Thursday, April 6

Winning Awards: 50 States Earns Its Fourth Honor


A few weeks ago, 50 States was honored with a 2023 Book Excellence Award. Out of thousands of books entered in this competition, 50 States was selected for its high-quality writing, design, and overall market appeal in the category of short stories. You can find its listing here

This isn't the first award 50 States has earned. It won first place for short stories in the Spring 2022 BookFest Awards; first place in the ABR Book Excellence Award for literary fiction, psychological thriller, and short stories; and was named a finalist in the IAN Book Of The Year Awards. 

For me, the honor isn't one of achievement as much as real affirmation. Debut authors tend to read all the reviews. Some are flattering. Some, not so much. And although we all know the score — even the best literary works in history have their 1-star critics — it's nice to see the work resonated with someone, somewhere. And in this case, it's nice to know that the first award wasn't a fluke or happy accident. Lightning might strike twice, but not four times. 

Writing 50 States 

When I first set out to write 50 States, it was never about winning awards. It was a two-year project to teach myself how to write for myself instead of everybody else — something I've done for more than 30 years (and still do today). As a teaching tool, 50 States has been invaluable to me — both in writing the stories and in marketing what most book publishers will tell you is a hard sell. 

Right. A collection of multi-genre short stories isn't on anybody's reading list (until it is). Fortunately, I've found readers anyway — with more than 2,000 copies sold to date (and counting). It's the kind of sales that propels you to push forward and finish work on your debut novel, especially when you are only a few months away — the editing complete, blurb written, and book cover finalized.

Writing a novel is something I would have never been able to do without 50 States and its brisk 10-story companion, Ten Threads. This is doubly true because one of the stories in Ten Threads was the springboard for it, just as 50 States will be the springboard for most, if not all, of my subsequent novels.

Plainly stated, the stories that make up 50 States might stand alone, but there is more to share about each of them. I think about them all the time. What will happen to the Idaho farmer who aches for absolution after a tragedy and is given one more chance at redemption? What about Liam Olsen? Will he ever know what is going on at the nightmarish government biohazard area in Utah he and his girlfriend stumbled into? Do my Maine characters, Billy and Jessica, ever find common ground after spending several years apart in two different worlds, with him never leaving home but her living in New York? Or, more importantly: When, where, or how deeply will all the stories inside 50 States interconnect?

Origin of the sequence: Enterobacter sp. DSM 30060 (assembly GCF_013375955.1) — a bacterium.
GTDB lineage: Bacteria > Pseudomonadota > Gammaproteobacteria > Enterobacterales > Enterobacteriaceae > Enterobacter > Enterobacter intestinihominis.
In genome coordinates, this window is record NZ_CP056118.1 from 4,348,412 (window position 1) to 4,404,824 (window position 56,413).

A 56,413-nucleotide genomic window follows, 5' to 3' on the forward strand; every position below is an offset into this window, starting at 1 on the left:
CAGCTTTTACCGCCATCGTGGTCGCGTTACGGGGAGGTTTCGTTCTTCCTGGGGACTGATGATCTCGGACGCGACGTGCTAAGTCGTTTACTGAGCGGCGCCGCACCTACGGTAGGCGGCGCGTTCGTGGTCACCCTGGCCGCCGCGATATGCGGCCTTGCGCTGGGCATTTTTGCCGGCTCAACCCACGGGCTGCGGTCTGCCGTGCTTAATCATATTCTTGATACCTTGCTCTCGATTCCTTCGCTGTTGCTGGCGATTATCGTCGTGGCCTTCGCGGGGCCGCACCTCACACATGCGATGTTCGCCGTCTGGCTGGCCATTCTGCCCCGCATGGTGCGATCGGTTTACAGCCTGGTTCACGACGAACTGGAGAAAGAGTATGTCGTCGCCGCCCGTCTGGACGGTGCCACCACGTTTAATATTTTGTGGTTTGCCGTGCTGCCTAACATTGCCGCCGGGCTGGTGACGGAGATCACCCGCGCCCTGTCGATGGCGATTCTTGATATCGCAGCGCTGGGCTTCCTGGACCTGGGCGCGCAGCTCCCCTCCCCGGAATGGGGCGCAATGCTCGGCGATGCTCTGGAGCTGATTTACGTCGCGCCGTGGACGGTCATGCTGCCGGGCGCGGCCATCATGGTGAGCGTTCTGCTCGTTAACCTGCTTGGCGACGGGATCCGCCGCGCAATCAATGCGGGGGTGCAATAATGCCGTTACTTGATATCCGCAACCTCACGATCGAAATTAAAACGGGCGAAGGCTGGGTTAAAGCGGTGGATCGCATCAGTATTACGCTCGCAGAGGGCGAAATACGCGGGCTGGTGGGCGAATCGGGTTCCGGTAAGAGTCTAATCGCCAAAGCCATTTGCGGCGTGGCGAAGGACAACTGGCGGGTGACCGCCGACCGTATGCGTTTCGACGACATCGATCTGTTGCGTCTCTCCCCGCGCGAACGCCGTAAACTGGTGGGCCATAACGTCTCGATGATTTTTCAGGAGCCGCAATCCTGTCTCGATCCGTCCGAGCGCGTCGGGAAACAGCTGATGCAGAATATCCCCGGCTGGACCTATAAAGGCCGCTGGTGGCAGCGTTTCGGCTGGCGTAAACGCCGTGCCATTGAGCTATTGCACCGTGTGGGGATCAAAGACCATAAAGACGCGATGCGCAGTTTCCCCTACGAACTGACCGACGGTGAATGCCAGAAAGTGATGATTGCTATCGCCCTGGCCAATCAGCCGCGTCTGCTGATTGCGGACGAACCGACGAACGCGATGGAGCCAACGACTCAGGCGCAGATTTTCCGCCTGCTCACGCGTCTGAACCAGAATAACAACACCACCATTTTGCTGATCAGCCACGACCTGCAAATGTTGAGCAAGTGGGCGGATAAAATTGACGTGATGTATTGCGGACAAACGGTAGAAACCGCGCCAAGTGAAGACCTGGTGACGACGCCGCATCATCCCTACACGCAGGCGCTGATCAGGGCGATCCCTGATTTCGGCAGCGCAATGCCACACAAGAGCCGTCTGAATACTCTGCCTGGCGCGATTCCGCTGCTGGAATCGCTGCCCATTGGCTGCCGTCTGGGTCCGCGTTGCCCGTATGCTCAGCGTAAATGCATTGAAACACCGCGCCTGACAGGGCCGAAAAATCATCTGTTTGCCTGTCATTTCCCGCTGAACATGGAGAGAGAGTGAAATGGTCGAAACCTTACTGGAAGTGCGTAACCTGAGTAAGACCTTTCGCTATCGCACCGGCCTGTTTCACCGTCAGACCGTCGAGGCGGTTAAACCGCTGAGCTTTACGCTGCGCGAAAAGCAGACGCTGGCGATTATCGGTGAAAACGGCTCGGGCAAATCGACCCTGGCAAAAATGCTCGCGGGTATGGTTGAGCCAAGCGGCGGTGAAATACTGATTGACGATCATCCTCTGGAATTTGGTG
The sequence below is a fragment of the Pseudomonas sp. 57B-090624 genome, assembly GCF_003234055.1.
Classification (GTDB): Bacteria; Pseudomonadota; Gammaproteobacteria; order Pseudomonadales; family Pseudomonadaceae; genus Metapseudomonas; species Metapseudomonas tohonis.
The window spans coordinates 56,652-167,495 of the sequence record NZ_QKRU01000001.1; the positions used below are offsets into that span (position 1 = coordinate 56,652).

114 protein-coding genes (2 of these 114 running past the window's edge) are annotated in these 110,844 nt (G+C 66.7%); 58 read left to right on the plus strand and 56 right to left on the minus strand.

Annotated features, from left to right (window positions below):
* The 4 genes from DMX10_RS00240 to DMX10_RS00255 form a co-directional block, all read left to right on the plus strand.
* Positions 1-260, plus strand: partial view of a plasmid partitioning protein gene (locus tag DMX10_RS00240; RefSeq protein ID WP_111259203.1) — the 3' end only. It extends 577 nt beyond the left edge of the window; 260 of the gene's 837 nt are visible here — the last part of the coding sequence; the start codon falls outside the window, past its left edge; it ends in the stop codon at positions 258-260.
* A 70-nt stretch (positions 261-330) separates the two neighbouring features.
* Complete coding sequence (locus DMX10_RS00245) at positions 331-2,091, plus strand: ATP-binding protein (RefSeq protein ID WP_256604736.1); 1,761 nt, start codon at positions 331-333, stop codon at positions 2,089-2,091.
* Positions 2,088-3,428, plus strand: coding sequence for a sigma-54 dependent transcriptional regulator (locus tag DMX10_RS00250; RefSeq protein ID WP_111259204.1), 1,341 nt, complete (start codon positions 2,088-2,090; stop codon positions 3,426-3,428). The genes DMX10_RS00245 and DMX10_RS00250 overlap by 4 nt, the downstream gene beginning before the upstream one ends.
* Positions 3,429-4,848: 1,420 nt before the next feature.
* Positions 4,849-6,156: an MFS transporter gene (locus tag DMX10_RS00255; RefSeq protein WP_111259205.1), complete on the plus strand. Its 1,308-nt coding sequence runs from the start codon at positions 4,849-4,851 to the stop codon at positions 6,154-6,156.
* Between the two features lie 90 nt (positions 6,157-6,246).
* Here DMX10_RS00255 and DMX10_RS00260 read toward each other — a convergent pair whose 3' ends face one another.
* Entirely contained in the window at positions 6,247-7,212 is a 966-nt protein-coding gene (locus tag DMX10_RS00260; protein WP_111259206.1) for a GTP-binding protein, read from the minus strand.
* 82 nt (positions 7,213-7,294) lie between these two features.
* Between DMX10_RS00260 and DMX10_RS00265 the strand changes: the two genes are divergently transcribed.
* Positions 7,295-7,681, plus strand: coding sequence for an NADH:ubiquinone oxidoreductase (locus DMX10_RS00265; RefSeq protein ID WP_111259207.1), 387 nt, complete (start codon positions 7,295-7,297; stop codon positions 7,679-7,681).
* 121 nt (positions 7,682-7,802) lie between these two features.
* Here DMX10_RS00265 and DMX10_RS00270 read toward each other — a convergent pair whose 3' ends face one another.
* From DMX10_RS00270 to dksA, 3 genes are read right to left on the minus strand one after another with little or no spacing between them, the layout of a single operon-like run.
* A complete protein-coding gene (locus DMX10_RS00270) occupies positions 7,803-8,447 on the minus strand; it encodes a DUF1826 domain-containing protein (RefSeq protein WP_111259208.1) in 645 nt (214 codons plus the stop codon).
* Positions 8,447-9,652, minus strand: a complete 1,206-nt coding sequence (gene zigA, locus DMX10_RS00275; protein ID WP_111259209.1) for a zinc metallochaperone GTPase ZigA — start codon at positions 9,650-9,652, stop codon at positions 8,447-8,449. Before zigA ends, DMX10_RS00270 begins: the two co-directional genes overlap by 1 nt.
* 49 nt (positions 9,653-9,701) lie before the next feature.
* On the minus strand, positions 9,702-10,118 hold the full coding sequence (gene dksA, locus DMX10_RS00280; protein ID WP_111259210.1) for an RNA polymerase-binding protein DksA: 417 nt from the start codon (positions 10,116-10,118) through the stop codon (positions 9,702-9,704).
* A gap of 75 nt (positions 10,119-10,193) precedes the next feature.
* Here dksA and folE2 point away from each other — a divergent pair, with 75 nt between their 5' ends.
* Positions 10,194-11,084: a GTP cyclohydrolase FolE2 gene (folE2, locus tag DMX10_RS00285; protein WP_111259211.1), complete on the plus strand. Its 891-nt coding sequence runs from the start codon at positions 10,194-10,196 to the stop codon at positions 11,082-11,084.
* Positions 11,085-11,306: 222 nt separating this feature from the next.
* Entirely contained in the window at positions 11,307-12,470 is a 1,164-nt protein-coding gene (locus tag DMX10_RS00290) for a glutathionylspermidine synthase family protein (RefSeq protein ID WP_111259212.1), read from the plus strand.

They will, eventually. And it all starts with 50 States.

Finding 50 States

50 States was released by Copywrite, Ink. in January 2022, when it broke into the top 100 bestsellers for literary fiction short stories on Amazon for three consecutive months. It has found itself there, on and off, several times, even breaking into the top ten on one occasion. 

As a collection, it's perfect for readers with fifteen minutes or so to read a single story. A few have told me they like to read a few stories from 50 States when they're between novels. It's a good idea, given that so many stories qualify as dark literary fiction, regardless of genre.

You can still find 50 States anywhere books are sold. Ten Threads is a Kindle exclusive. Most sales seem to happen on Amazon, but you can order a copy from Barnes & Noble, Books A Million, or elsewhere. There are even several indie bookstores that have signed copies in stock. I've given them shoutouts here and on Facebook. The audiobook edition can be found on Audible and iTunes. It's read by Emmy-wining narrator Brian Callanan.
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